There are some things that can't be achieved in a few days or weeks, like organizing all your finances for taxes, working with press, and writing a book. These require tireless persistence, focus, and dedication.
I have none of these things. Not. A. One.
When I was on Adderall (prescribed for my ADD, not recreational), it wasn't so bad. But that made me irritable, and in the interest of keeping peace in the household, I had to give it up.
Enter: The Checklist of Doom
(I would have made that blinking with Vegas lights if I could)
I've developed a weirdly non-technical way of managing these tasks over long periods of time, but it works, so now I am on something like version 8 of the Checklist of Doom. Every time, I refine it a little to account for changing priorities and lessons I learned from the previous Checklist of Doom.
Sometimes the checklist includes personal things, sometimes it includes only business, sometimes it includes fitness. I thought about making a printable version of it to syndicate, but there really is no way to systemize it, so you're on your own.
Here's the philosophy behind the The Checklist of Doom:
We all have long to-do lists that we carry around with us, either physically or digitally. These are good for managing short-term tasks that can be achieved and crossed off. The truly Great Things, however, require months of dedication. Like eating an apple, if you try to shove the whole thing in your mouth at once, you'll choke. The only way to eat the apple is bite by bite.
You have stuff to do!
Accounting is the perfect example of this. How many of you scramble around for the week before taxes, frantically itemizing everything before you can send it to your accountant? (probably more applicable to small business owners than W-2 employees)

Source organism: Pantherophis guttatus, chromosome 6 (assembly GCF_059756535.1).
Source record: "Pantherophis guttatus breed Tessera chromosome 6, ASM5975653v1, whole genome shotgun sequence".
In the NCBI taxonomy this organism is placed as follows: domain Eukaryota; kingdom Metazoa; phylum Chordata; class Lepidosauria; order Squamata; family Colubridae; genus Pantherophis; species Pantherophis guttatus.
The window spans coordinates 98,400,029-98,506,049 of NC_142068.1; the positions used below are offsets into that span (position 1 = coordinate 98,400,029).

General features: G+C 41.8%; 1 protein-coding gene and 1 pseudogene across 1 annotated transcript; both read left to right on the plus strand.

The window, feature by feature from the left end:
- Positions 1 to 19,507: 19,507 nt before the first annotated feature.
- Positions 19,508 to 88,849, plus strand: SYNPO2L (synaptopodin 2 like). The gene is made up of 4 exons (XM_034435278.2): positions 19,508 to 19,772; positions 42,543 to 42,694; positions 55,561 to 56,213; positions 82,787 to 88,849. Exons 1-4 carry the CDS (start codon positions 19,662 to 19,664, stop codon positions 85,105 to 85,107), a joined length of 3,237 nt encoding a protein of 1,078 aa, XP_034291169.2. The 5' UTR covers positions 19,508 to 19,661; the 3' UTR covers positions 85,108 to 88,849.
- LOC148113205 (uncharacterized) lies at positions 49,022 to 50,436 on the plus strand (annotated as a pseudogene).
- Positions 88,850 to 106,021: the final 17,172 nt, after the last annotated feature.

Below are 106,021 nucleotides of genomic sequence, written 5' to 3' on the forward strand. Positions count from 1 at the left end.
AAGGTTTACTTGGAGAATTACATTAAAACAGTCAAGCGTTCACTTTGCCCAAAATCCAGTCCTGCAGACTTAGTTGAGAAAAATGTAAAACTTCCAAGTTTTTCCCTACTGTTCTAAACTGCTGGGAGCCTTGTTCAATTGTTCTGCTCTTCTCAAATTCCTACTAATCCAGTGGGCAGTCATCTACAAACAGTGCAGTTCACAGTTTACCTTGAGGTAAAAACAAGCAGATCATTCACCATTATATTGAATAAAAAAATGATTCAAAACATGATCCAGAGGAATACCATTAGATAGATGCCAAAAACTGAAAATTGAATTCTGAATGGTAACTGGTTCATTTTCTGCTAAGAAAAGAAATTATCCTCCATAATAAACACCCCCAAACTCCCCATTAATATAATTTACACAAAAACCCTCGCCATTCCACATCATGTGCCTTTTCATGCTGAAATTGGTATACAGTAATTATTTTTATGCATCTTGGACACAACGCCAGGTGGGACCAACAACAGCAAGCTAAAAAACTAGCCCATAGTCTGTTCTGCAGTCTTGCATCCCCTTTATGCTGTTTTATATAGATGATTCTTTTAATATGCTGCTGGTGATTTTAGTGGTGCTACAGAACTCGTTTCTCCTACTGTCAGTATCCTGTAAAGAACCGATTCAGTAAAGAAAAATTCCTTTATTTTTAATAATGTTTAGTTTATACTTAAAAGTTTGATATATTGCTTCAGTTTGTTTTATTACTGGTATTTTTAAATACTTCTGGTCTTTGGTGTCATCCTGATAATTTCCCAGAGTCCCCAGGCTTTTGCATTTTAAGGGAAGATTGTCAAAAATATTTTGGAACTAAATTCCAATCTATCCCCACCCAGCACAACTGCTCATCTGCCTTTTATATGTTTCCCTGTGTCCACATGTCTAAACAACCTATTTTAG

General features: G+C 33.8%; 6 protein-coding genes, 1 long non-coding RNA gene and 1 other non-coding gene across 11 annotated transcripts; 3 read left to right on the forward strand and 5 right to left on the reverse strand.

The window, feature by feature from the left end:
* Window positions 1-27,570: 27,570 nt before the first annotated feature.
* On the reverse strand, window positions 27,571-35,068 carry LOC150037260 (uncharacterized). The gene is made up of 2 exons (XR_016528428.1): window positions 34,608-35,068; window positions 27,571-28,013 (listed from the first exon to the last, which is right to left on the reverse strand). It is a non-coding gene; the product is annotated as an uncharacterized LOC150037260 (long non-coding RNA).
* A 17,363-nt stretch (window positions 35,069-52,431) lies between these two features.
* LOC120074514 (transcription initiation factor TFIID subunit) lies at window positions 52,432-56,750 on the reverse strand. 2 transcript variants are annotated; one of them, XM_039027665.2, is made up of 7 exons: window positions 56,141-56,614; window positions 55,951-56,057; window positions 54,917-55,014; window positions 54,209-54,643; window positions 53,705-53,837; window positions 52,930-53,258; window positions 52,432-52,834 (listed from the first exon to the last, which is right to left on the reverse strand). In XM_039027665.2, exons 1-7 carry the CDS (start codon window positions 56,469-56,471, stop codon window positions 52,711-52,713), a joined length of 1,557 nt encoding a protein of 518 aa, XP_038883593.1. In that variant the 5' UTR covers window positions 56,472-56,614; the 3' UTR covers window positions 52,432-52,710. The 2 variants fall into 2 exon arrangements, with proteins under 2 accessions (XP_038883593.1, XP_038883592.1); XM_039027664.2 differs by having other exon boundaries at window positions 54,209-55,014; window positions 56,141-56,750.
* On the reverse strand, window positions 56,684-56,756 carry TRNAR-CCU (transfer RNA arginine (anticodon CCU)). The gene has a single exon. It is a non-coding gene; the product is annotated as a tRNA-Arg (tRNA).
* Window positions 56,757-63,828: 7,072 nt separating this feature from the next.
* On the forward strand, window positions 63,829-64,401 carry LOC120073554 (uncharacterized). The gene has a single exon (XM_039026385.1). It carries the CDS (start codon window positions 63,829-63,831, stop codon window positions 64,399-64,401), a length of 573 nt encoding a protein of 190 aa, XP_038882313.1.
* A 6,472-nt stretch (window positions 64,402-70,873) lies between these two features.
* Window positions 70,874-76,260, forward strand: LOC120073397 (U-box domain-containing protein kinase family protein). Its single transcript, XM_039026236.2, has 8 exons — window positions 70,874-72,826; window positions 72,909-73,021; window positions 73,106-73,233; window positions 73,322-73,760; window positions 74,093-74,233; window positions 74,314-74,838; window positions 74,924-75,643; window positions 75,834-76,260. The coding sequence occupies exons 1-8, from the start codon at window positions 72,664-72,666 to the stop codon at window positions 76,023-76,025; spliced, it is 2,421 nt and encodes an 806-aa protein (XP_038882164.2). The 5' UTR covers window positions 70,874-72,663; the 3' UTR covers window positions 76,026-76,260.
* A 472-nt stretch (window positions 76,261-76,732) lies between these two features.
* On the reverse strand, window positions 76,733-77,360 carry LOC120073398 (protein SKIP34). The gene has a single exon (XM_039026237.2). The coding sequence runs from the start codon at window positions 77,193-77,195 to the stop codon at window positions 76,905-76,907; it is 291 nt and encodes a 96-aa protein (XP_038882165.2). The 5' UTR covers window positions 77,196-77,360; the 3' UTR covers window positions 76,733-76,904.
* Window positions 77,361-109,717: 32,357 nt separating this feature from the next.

Not me. I exported my P&L and sent it to my accountant in about 5 minutes.*
I also manage my press and retail contacts as items on the checklist, because there is no immediate reward for writing press, it takes literally weeks of follow-ups to even get a response (if you ever get one). Without the checklist, this activity feels endless and futile.
You have to do some stuff more often than other stuff.
Depending on your priorities, you might have to update Facebook and Twitter several times per week, where as you only have to send out your newsletter every two weeks.
The checklist is cool with that.
How does this all work?
I use a big piece of butcher paper because the list has to be in my face AT ALL TIMES or it doesn't get done. I tried 8.5x11 paper and ended up losing it. Go Big.
1. Make a list of the things you think should go on the list.
Here are some thought starters:
- House cleaning
- Press / Retail contacts
- Any kind of stats analysis
- Calendar review with a partner/loved one/boss
- Writing (know how to write a book? One week at a time)
- Blog posts
- Social media
- Attend an event with strangers (that's a big scary one for me, so I have to put it on the list)